How Credit Reports Affect Property Investors


Simon Misiewicz

19th August 2016

Advice on how credit reports affect property investors from Optimise Accountants

Have you borrowed money or taken out a new financial product for your business or yourself recently? Have you thought about the implications of these actions on your credit file?

Your ability to borrow money from banks for property is heavily dependent on your credit file so it’s worth making sure you keep an eye on yours to avoid finding yourself faced with a great property deal that you can’t get finance for.

Who produces credit files?

Credit files, or credit reports, are produced by credit reference agencies and are used to produce a credit score that essentially measures your creditworthiness to lenders.

There are three large credit reference agencies (CRAs) in the UK. These are Experian, Equifax and Callcredit. In theory, each of these agencies should hold the same information about your credit history and commitments, as well as details of any searches carried out on your file. In practice, each of these agencies will hold slightly different information about you, both as an individual and/or as a businesses, depending on their agreements with their data suppliers.

It’s a good idea to check your files from time to time to make sure everything is correct — MoneySavingExpert has a guide that outlines the cheapest ways to do this.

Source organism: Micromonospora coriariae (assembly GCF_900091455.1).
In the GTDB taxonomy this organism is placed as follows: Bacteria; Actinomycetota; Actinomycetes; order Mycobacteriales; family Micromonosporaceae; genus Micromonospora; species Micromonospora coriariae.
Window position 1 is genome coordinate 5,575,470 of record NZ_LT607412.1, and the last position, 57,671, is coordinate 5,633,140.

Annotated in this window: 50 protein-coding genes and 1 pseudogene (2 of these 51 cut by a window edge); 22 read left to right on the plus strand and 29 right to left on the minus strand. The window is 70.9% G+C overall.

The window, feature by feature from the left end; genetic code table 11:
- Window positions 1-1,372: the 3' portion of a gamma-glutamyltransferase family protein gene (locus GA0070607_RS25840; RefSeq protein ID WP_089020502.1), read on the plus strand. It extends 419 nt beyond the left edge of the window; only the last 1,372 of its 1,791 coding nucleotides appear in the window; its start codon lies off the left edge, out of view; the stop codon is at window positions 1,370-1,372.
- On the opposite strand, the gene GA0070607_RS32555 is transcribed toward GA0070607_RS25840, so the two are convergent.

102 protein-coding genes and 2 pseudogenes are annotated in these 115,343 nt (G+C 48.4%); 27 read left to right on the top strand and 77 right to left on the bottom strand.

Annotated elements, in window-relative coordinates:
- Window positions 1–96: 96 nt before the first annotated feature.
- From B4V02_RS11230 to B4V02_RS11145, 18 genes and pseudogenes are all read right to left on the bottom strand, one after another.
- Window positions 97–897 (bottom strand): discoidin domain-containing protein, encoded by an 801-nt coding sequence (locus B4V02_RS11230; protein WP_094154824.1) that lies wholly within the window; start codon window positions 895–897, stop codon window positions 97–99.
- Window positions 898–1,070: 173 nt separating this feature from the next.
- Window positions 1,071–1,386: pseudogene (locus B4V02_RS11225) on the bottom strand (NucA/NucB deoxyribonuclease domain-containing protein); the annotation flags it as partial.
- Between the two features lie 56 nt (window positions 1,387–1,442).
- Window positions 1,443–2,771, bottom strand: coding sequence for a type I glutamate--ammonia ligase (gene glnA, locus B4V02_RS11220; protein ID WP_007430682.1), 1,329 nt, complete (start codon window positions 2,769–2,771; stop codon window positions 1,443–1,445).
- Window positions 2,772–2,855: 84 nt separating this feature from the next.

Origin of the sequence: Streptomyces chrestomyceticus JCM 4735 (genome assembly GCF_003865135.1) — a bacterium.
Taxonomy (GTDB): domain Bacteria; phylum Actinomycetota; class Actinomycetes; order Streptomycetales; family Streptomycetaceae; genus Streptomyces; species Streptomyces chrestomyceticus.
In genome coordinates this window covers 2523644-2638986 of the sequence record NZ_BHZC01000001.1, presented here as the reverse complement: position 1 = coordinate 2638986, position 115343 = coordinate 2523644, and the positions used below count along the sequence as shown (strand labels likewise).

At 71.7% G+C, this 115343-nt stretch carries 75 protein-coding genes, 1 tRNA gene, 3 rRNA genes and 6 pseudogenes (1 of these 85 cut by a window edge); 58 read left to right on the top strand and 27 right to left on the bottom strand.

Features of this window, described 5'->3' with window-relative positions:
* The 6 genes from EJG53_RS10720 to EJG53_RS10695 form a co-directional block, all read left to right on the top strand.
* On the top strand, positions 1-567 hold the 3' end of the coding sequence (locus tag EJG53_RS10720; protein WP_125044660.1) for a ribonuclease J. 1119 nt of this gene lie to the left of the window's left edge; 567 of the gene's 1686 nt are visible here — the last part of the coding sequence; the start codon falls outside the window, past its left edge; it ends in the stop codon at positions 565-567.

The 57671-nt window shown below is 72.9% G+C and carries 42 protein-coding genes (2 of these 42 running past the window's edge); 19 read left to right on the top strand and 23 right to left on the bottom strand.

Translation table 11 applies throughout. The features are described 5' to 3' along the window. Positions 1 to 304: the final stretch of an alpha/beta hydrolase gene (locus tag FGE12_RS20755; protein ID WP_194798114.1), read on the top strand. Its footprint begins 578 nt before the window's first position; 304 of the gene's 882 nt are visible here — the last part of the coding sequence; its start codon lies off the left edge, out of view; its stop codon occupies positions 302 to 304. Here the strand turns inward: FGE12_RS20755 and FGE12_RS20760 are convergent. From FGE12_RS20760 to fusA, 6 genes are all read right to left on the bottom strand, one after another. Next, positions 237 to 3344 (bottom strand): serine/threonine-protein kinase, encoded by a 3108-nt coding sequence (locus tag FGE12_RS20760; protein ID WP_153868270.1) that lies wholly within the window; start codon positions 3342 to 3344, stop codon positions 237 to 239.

You should also always check your files if you are declined for credit in case there are errors on your file or you’ve been the victim of fraud.

What’s my credit score?

As well as holding information about your credit, each CRA also provides a credit score for you but crucially, each agency’s report is based on its own scoring system which looks at what it deems to be desirable traits on your reports — the key point here is that what they produce is what they deem desirable.

Credit scores can provide an indication on how you are likely to be viewed by lenders, but that’s all they provide — a good credit score is no guarantee you’ll be accepted for a loan.

It is not up to a CRA to decide on your eligibility for a product provided by a lender, but on the actual lender you are dealing with.

If you apply for a buy-to-let mortgage but get declined, this is due to the lender’s own set of criteria that you haven’t met. As lenders do not commonly share details of their criteria, they may refer you to the CRA they use if you are rejected but you can also ask the lender to provide the reason.

Tips to improve your credit score…

Many different actions can have ramifications on your report, some good, and some not so good and again, these are viewed differently by different lenders. However, below are some general tips to help improve your score:

1. Make sure you’re on the electoral roll. If you don’t want to receive unsolicited mail you can choose to opt out of being on the open register and your details will still be searchable for credit application purposes. Many companies will view applicants not being on the electoral roll as a negative and some won’t lend to you at all if you’re not on it. In addition, if you are eligible to vote but are not registered you can be fined.

2. Check your report(s) regularly. This goes for both your personal and business records. If you see something that is incorrect, contact the relevant CRA to have it amended. Always check your reports if you’re rejected for credit in case there’s something on there that isn’t right.